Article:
Stymied in their attempts to raise ticket prices, the airlines have resorted to an a la carte pricing model, charging extra for just about any service that can be easily separated out from the core travel product. The latest: offline booking fees.
It’s one thing to charge consumers a fee for making award reservations (and paid bookings—it’s the same policy) by phone. Migrating such transactions to the Internet permits the airlines to reduce the ranks of their customer-service employees, saving costs in the process, and generates extra revenue for services that were historically fee-free.
But instead of a forthright descriptor of the new reality, many airlines have promoted the new policy with a tagline of supreme speciousness—”no online booking fee”—as though there had been an online booking fee that the airlines subsequently rolled back. That’s just plain false, and to imply otherwise is, to put it politely, the sort of marketing sleight of hand (like advertising one-way fares when a round-trip is required) that has undermined the public’s trust in business generally and airlines in particular.
While we aren’t likely to see any widespread rescinding of existing fees, the airlines have pushed nickel and dime-ing to the limit. Travelers have said “Enough.” And airlines have grudgingly gotten the message.
Partnerships will expand
American boasts more than 1,500 program partners in its AAdvantage program. AAdvantage is also the leader in generating revenue from the sale of miles to its partners. The formula is simple: more partners means more money.
More partnerships also means more opportunities to earn miles. That’s turned out to be a mixed blessing for consumers. While more miles in theory translates into more awards, the aforementioned scarcity of award seats has left many program members rich in miles but poor in actual free flights.
Nevertheless, partnership rosters will continue expanding in the foreseeable future, particularly in smaller programs, which currently have fewer partners than their larger competitors.
Miles will last longer
In 2005, Southwest took a long-overdue step in the right direction by extending the life of Rapid Rewards credits from a paltry one year to two years. That still leaves Southwest at a significant competitive disadvantage against the major carrier programs, which typically allow miles to remain viable as long as there’s account activity every three years. But it gives Southwest a competitive edge over other discounters that modeled their programs after Southwest’s and continue expiring points after 12 months.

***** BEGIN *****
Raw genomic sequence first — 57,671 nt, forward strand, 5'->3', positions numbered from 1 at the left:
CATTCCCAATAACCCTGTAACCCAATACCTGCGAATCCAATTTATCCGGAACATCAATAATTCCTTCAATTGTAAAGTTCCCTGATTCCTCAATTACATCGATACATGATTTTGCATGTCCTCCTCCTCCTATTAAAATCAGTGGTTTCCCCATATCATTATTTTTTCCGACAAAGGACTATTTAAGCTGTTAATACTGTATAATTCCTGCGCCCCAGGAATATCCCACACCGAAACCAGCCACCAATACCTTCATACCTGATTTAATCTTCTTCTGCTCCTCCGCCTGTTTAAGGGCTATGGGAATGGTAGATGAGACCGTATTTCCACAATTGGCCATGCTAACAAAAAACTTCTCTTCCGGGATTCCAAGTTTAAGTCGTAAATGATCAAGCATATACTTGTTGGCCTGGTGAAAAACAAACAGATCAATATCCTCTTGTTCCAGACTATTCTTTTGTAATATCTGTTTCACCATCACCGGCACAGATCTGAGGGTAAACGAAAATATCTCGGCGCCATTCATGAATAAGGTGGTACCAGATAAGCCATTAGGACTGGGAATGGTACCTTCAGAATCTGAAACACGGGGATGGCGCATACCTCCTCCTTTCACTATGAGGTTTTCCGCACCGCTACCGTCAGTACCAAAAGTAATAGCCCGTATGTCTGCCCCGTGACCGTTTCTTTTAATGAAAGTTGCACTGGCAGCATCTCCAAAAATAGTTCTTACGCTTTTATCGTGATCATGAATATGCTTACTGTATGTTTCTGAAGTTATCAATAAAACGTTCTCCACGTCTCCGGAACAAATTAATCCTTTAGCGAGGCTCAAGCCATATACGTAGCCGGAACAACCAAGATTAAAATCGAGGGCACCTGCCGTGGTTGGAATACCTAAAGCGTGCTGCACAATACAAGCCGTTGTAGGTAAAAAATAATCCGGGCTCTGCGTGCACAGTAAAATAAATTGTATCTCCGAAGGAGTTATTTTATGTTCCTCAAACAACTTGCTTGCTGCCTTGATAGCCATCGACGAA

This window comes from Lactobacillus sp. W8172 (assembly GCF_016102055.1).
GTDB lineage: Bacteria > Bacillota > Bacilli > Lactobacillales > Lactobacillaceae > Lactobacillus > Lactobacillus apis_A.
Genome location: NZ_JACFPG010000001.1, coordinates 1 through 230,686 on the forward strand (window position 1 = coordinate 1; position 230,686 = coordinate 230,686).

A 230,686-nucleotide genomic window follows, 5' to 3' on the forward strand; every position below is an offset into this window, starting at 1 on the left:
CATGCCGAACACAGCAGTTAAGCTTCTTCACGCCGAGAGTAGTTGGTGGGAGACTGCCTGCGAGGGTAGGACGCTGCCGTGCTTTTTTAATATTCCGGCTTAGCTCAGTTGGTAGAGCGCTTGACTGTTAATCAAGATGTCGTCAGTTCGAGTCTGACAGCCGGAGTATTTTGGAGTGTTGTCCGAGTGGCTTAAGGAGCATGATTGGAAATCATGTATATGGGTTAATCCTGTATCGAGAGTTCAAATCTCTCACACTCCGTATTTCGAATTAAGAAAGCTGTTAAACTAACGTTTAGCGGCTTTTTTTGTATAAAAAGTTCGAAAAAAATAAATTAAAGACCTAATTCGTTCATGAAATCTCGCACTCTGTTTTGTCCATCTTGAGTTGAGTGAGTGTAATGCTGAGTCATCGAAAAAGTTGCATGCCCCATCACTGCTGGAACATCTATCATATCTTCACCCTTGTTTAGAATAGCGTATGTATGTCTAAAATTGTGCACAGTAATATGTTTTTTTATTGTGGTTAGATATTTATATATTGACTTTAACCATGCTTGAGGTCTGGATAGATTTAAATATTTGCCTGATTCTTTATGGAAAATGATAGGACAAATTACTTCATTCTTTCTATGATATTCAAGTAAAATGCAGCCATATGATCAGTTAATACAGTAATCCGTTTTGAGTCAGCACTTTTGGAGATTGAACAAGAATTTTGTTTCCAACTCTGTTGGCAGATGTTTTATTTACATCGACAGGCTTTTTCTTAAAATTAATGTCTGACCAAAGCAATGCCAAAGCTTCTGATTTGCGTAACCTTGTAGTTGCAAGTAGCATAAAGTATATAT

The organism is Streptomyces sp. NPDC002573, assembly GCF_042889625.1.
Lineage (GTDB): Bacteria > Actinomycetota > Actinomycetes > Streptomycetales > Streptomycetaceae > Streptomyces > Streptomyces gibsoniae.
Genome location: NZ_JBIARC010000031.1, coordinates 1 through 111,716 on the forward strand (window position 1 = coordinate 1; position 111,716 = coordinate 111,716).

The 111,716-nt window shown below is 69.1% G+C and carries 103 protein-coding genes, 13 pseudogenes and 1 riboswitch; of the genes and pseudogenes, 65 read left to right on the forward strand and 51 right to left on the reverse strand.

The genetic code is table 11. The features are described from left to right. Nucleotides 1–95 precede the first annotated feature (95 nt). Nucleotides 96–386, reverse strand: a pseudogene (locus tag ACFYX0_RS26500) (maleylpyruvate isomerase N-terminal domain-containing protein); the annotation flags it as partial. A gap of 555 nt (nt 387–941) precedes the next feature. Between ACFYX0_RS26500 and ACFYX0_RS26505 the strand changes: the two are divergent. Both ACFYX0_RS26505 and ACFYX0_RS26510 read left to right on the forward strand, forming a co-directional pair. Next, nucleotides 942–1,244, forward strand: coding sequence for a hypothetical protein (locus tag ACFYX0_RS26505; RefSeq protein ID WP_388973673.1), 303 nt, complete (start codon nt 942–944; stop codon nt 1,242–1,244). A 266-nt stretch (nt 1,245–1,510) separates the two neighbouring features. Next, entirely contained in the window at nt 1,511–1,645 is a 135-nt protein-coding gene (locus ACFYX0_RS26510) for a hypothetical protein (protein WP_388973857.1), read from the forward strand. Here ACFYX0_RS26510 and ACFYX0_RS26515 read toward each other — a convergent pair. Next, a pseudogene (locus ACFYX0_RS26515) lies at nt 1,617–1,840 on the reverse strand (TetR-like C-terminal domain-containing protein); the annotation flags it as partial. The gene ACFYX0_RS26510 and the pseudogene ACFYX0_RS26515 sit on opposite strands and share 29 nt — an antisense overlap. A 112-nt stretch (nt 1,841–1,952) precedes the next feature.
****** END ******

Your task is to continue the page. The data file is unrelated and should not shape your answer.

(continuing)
AirTran, ATA, and JetBlue now feel some pressure to at least match Southwest’s newly liberalized policy. And my prediction is that some will, although it’s impossible to say which. More interesting is the possibility that one or more of Southwest’s competitors will leapfrog Southwest’s new policy and go directly to a three-year extendable policy, like the majors’. That would be real progress.
No program cuts
Since we’ve brought the low-fare carriers into the discussion, it’s worth addressing a prediction I’ve seen made elsewhere. Because the discount carriers have been succeeding even as the legacy airlines have been hovering on the brink of extinction, the older airlines have been forced into adopting some of the discounters’ business practices, such as more point-to-point flying, fewer in-flight amenities, and faster aircraft turn-around.
Citing the trend toward mimicking low-cost carrier tactics, some industry experts are predicting the majors will redesign their loyalty programs along the lines of the discounters’ programs, including draconian mileage-expiration policies and spartan partner rosters.
It won’t happen.
Because the large airlines’ programs are both more efficient marketing vehicles and more effective revenue generators, there’s no reason to follow the discounters’ lead in mileage programs. On the contrary, it’s more likely that we’ll see discounters build out their programs to more closely resemble the robust programs of the legacy airlines.
Continued industry turbulence
While the general trend will be favorable, turbulence and uncertainty won’t disappear altogether. So enjoy the improvements, but keep your seatbelt firmly fastened.